How to Keep Biting Flies Away at the Beach

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Nothing puts a damper on your relaxing day at the beach quicker than sand flies nipping at your skin. These biting insects are commonly found in sandy areas and while they are not harmful, they can cause an allergic skin reaction that results in red, itchy bumps and in severe cases, a rash. The key to keeping insects at bay while on the beach is with insect repellent, which deters the sand flies due to the chemical DEET in the repellent's formula. As with any topical cream, consult your doctor prior to applying the cream to your skin as DEET is potentially harmful to pregnant woman and those with sensitive skin.

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Things You'll Need

  • Diethyltoluamide (insect repellent)
  • Neem oil
Step 1

Rub a thin layer of the insect repellent onto exposed areas of your body. Avoid applying the insect repellent onto broken skin, around your eyes, nose or lips. Once applied, the repellent is effective for four to eight hours, according to the Mayo Clinic.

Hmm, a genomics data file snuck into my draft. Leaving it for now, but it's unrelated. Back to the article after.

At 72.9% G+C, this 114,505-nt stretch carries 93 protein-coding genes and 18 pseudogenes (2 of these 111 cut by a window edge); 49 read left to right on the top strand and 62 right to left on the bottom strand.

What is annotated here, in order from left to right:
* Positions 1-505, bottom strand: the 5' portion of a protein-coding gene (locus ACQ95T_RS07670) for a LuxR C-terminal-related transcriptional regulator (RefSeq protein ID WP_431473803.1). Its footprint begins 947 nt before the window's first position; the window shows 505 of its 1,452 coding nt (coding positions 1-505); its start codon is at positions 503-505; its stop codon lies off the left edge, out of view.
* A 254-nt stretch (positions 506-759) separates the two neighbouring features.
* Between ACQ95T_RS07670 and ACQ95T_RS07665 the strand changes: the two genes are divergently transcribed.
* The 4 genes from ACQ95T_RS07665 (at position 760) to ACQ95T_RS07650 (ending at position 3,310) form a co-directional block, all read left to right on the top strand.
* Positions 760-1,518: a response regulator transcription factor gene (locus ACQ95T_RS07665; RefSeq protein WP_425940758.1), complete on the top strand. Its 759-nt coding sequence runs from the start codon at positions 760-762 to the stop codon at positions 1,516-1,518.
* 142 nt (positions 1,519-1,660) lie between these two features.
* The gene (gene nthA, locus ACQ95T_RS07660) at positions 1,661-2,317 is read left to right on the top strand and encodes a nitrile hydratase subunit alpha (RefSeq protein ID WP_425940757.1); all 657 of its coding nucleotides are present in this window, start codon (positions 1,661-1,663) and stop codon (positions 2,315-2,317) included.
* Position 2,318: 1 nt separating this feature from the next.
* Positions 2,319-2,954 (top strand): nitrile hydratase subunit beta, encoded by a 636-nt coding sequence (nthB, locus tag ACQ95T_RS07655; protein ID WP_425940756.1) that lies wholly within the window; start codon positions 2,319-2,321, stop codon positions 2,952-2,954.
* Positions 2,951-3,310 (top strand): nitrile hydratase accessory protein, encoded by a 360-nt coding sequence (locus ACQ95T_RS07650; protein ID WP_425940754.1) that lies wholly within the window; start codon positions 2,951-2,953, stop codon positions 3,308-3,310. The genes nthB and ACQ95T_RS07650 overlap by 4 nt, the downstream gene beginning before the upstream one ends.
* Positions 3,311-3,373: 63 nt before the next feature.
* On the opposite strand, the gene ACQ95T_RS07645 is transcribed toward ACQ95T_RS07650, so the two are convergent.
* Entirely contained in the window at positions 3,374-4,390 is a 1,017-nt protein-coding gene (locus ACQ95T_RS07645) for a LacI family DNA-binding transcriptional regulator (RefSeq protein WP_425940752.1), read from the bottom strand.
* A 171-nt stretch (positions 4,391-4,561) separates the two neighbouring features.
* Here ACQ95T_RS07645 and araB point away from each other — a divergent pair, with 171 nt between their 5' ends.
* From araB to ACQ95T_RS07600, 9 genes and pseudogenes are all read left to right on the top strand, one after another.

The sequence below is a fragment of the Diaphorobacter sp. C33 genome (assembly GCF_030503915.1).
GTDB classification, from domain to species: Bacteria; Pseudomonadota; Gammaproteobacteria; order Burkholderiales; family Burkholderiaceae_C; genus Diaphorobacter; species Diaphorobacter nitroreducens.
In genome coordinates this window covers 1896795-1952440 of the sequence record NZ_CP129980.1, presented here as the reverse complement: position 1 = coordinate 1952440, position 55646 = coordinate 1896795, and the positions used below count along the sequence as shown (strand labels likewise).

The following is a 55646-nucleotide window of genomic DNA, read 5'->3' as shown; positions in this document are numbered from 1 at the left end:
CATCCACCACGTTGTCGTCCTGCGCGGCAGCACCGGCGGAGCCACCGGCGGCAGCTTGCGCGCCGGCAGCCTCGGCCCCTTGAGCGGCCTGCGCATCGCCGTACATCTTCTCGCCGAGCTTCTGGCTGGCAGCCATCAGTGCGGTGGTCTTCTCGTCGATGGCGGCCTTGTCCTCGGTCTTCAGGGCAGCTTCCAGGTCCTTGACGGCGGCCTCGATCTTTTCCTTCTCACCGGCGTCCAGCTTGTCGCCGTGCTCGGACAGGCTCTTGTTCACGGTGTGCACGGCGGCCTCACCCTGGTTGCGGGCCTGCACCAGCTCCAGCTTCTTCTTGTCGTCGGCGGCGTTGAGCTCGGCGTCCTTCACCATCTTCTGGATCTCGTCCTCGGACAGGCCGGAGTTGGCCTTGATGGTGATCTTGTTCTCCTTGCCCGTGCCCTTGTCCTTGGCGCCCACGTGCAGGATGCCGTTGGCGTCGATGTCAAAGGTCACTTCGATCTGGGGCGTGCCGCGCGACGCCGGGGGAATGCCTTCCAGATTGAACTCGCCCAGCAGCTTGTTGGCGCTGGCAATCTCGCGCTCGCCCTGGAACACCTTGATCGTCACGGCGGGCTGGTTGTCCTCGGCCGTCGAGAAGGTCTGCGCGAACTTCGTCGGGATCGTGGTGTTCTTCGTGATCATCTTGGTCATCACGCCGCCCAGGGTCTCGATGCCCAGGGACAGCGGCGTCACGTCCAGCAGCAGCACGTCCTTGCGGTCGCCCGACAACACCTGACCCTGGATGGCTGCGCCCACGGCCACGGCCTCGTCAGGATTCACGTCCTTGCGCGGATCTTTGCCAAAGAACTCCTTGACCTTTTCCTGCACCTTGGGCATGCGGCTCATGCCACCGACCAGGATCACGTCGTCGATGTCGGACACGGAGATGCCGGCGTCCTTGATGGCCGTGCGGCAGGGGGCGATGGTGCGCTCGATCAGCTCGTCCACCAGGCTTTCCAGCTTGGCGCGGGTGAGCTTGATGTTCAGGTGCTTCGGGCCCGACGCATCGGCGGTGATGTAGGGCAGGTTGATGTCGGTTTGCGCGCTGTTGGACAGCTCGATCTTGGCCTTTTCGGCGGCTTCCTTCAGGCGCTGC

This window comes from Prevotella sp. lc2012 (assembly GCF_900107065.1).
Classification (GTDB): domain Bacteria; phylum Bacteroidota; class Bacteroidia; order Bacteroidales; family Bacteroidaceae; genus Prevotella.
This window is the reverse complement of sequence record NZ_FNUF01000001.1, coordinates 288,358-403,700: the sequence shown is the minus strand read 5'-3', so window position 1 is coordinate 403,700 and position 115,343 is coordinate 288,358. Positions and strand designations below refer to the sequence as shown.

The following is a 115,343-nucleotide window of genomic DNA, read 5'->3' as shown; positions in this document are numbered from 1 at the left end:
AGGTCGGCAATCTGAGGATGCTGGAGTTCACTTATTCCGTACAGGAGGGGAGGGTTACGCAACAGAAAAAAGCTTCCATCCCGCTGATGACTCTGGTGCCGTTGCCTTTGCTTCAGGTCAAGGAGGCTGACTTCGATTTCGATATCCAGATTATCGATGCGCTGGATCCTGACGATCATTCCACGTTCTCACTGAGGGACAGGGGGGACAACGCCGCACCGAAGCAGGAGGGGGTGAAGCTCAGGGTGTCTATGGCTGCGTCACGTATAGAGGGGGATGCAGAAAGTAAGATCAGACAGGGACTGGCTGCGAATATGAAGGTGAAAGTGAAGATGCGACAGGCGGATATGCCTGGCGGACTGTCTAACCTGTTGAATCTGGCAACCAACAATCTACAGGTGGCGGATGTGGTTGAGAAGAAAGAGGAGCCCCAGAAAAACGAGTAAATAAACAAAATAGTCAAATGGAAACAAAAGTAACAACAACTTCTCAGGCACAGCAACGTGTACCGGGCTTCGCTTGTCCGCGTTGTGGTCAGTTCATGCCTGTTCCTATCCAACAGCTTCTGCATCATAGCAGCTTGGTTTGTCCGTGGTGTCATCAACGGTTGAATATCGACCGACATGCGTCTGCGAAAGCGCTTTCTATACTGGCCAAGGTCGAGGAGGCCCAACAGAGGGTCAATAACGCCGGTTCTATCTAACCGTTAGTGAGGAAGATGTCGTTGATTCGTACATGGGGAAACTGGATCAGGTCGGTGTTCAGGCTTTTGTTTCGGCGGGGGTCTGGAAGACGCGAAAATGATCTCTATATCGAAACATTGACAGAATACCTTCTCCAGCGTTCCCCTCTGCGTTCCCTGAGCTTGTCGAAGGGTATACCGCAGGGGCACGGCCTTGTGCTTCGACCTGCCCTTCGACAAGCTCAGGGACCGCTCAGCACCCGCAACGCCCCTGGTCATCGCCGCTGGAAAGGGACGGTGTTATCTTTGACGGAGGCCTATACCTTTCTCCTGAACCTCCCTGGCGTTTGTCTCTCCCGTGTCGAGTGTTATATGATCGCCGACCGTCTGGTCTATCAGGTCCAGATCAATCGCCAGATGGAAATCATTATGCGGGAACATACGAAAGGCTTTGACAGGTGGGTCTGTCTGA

Woman rubs repellent on arm
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Step 2

Spray the aerosol form of the insect repellent on your skin. Spread the spray evenly over your skin in a slow, sweep motion. Allow the spray to dry completely before going into the water. Do not spray the insect repellant directly on your face to apply it. Spray the repellent into the palm of your hands and carefully wipe the spray over your skin while avoiding your eyes, nose and mouth.

Insect repellent sprayed on arm
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Step 3

Wipe the diethyltoluamide-wet cloth over your skin and wait for it to dry. These clothes are a no-mess alternative to aerosol sprays and repellent creams.

Woman wipes skin
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Step 4

Reapply the insect repellent after being in the water. Water dilutes the repellent on your skin and can lead to sand flies biting you.

Boy playing in ocean
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Step 5

Cover your skin with neem oil. Neem oil is a safe, natural alternative to chemical insect-repellent sprays and creams. It consists of the oil from neem, an evergreen tree.

Evergreen tree branch
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Tips & Warnings

  • Wash the insect repellent from your skin with hot, soapy water to prevent prolonged exposure to the repellent. Wash your clothing immediately after leaving the beach to avoid skin irritation.
  • Ingestion of diethyltoluamide can result in sickness including vomiting, nausea or headache.

References

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